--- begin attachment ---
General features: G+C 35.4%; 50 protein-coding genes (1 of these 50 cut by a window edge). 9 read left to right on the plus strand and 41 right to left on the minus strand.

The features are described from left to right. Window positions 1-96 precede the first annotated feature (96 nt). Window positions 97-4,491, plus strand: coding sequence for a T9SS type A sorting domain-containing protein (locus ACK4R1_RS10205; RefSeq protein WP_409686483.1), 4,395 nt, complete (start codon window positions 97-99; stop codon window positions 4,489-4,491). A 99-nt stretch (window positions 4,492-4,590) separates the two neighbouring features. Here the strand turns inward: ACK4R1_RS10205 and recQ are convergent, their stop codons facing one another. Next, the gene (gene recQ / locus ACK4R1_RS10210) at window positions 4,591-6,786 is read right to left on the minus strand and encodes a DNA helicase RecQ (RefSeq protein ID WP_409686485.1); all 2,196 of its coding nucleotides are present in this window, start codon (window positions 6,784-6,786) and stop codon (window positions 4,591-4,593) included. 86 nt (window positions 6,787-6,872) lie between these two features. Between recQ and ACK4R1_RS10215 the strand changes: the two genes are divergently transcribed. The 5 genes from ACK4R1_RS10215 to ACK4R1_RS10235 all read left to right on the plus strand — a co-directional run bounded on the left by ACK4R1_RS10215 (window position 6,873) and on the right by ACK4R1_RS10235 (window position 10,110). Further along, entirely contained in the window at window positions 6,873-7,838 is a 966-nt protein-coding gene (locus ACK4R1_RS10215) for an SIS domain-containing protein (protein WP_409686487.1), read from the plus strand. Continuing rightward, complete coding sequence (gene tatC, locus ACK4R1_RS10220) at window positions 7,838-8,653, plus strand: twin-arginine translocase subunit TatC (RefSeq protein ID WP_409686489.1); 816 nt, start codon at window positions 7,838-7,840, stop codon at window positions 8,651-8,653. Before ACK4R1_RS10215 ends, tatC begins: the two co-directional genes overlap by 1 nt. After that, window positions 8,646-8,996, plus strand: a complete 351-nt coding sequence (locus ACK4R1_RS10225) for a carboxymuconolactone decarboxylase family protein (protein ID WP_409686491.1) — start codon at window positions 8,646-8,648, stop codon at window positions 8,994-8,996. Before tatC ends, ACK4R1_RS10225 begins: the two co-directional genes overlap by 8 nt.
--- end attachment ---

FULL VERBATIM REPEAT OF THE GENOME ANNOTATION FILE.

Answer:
General features: G+C 35.4%; 50 protein-coding genes (1 of these 50 cut by a window edge). 9 read left to right on the plus strand and 41 right to left on the minus strand.

The features are described from left to right. Window positions 1-96 precede the first annotated feature (96 nt). Window positions 97-4,491, plus strand: coding sequence for a T9SS type A sorting domain-containing protein (locus ACK4R1_RS10205; RefSeq protein WP_409686483.1), 4,395 nt, complete (start codon window positions 97-99; stop codon window positions 4,489-4,491). A 99-nt stretch (window positions 4,492-4,590) separates the two neighbouring features. Here the strand turns inward: ACK4R1_RS10205 and recQ are convergent, their stop codons facing one another. Next, the gene (gene recQ / locus ACK4R1_RS10210) at window positions 4,591-6,786 is read right to left on the minus strand and encodes a DNA helicase RecQ (RefSeq protein ID WP_409686485.1); all 2,196 of its coding nucleotides are present in this window, start codon (window positions 6,784-6,786) and stop codon (window positions 4,591-4,593) included. 86 nt (window positions 6,787-6,872) lie between these two features. Between recQ and ACK4R1_RS10215 the strand changes: the two genes are divergently transcribed. The 5 genes from ACK4R1_RS10215 to ACK4R1_RS10235 all read left to right on the plus strand — a co-directional run bounded on the left by ACK4R1_RS10215 (window position 6,873) and on the right by ACK4R1_RS10235 (window position 10,110). Further along, entirely contained in the window at window positions 6,873-7,838 is a 966-nt protein-coding gene (locus ACK4R1_RS10215) for an SIS domain-containing protein (protein WP_409686487.1), read from the plus strand. Continuing rightward, complete coding sequence (gene tatC, locus ACK4R1_RS10220) at window positions 7,838-8,653, plus strand: twin-arginine translocase subunit TatC (RefSeq protein ID WP_409686489.1); 816 nt, start codon at window positions 7,838-7,840, stop codon at window positions 8,651-8,653. Before ACK4R1_RS10215 ends, tatC begins: the two co-directional genes overlap by 1 nt. After that, window positions 8,646-8,996, plus strand: a complete 351-nt coding sequence (locus ACK4R1_RS10225) for a carboxymuconolactone decarboxylase family protein (protein ID WP_409686491.1) — start codon at window positions 8,646-8,648, stop codon at window positions 8,994-8,996. Before tatC ends, ACK4R1_RS10225 begins: the two co-directional genes overlap by 8 nt.